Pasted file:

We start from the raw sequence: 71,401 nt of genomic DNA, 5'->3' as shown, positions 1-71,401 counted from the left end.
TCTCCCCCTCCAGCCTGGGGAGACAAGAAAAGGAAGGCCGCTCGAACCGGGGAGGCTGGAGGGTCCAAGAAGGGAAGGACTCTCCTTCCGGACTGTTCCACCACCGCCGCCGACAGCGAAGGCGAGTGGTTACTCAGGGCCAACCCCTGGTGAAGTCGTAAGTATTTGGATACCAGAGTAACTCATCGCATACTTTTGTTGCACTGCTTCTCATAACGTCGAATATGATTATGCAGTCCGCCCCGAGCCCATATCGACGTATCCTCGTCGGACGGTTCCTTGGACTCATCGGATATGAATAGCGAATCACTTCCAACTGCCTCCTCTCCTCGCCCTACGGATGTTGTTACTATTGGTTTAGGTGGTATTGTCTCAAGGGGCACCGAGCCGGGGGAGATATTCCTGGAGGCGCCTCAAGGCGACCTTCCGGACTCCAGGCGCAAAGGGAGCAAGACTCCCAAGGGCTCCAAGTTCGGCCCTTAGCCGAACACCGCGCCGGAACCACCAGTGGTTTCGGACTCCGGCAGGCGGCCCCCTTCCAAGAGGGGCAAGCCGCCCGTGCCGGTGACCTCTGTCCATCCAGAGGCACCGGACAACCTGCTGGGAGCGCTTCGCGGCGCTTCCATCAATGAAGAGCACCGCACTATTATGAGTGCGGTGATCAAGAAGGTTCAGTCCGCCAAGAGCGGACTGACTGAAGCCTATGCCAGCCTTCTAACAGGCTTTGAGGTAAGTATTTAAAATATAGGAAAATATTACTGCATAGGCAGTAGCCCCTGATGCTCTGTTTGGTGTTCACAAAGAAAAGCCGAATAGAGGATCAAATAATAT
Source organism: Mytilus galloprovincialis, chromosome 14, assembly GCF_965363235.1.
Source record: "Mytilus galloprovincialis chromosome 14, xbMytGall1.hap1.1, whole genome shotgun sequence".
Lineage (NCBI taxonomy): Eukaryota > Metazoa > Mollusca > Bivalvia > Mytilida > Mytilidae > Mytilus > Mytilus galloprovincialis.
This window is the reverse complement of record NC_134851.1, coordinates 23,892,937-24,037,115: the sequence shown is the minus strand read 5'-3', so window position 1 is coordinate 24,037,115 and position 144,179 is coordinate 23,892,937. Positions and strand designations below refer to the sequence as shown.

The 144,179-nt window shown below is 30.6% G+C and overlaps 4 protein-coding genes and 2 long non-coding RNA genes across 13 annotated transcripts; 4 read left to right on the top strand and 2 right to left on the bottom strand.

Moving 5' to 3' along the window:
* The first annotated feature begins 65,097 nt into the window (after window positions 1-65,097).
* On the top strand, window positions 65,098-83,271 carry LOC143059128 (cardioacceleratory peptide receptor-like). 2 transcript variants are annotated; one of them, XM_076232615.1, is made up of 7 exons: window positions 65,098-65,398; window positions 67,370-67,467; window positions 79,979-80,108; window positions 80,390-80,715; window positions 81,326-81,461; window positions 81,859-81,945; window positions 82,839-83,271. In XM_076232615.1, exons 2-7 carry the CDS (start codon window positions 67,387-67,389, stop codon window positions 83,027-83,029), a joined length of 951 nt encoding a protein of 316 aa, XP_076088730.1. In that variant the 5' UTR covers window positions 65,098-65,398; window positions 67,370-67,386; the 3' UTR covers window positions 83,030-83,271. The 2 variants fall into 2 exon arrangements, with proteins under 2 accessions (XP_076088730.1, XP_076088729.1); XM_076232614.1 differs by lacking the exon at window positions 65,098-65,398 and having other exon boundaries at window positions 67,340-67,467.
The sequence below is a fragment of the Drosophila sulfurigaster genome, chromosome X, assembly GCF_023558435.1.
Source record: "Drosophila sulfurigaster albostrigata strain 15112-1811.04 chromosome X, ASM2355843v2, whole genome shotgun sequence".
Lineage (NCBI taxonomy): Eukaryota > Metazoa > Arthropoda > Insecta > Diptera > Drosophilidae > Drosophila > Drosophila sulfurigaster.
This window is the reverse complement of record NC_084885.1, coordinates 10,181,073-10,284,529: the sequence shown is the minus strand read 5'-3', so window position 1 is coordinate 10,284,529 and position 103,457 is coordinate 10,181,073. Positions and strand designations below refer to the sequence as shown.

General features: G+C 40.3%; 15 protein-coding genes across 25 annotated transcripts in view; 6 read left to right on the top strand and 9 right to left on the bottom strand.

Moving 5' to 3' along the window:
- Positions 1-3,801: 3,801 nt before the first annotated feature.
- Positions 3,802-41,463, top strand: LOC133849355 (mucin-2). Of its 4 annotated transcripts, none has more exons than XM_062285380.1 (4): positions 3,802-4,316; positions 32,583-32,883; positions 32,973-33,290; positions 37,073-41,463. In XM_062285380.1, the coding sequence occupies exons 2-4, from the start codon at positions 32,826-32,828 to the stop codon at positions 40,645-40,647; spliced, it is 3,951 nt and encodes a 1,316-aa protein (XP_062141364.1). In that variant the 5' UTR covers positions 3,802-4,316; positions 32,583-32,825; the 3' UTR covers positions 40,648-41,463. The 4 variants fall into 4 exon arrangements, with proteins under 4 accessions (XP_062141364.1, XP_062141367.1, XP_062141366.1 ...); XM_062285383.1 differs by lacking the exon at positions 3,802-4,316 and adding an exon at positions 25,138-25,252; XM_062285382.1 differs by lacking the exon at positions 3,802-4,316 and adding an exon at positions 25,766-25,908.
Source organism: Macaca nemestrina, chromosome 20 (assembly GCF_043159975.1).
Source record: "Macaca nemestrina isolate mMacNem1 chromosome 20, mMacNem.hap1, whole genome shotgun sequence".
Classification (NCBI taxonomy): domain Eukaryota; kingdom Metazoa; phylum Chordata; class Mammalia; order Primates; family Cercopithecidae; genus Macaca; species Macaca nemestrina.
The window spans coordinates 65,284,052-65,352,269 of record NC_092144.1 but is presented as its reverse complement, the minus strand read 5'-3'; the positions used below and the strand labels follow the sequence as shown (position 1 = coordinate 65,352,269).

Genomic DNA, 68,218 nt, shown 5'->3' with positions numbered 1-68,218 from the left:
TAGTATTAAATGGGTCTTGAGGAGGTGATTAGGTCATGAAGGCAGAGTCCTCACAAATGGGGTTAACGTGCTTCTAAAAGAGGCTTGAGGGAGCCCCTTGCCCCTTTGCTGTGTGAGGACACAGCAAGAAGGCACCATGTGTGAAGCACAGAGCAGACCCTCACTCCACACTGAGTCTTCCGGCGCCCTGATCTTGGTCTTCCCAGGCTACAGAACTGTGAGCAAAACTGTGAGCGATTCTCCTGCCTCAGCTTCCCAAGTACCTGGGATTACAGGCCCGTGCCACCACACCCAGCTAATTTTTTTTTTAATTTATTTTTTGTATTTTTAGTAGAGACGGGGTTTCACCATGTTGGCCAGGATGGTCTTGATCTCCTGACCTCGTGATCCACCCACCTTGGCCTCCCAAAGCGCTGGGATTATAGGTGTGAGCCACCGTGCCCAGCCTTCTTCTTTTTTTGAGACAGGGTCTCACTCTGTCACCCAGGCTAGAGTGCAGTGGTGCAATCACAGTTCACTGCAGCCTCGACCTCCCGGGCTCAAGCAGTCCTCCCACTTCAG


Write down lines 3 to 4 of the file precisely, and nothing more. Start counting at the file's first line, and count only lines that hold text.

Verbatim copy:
Source organism: Mytilus galloprovincialis, chromosome 14, assembly GCF_965363235.1.
Source record: "Mytilus galloprovincialis chromosome 14, xbMytGall1.hap1.1, whole genome shotgun sequence".